Preparing parts made to a certain degree as semi-finished products, and when an order comes in, they make them all at once according to the order. When an order comes in, they make the parts at once according to the order.
This innovative method has made it possible to supply parts quickly and inexpensively.
Nakao Not only this, but also the sales method: instead of salespeople going to customers and taking orders by saying, "How do you like it, how do you like it?". Instead, they changed it to a catalog format, where orders are placed by catalog part number, rather than by drawing. Then you could get orders by fax. That dramatically reduced the cost of orders.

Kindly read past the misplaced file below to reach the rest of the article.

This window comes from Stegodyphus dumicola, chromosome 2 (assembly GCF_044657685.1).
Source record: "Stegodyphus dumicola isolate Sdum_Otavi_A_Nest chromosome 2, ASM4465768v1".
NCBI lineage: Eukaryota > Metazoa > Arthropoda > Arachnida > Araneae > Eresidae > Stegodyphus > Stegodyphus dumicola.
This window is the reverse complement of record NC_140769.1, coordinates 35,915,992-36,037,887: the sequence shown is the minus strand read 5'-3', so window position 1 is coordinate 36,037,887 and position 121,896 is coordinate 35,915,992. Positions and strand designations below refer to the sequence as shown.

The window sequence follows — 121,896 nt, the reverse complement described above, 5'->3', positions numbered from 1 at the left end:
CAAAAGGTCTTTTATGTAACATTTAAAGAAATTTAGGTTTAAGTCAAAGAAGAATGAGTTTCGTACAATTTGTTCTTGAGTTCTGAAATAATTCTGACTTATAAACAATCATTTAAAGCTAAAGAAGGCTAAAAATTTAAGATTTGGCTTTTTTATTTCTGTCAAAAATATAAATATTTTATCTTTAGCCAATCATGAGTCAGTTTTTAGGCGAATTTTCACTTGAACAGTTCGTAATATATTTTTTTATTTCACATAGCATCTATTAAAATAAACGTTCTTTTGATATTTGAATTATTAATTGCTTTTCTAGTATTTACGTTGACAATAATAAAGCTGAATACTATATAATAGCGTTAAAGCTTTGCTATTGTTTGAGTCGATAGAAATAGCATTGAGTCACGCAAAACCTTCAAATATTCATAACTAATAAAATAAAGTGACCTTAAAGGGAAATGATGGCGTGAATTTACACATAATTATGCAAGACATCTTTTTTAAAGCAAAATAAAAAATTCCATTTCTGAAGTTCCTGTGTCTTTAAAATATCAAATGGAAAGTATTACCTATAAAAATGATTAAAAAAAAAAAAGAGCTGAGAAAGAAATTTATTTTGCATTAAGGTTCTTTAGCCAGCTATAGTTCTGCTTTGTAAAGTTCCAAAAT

Fujimoto When I said, "Give me th parts with the number," they would come. That is exactly the kind of "stage" they have created. Everyone trades on that stage. "Platforms" are all the rage nowadays, but MISUMI created a platform decades ago. The first generation of Mr. Taguchi took lead changing the design concept to an optimal one, and Mr. Saegusa have been working along the same lines for a long time, and only recently have they finally completed the rationalization of everything. This is great.
Nakao I really still admire him. That was the reason I am the person I am today. It was tough. I spent every weekend with a sinking feeling. But it was because of that, I am here now. So I am really grateful.
"What is Monozukuri in the Age of Globalization?" The dialogue part 2 is available here.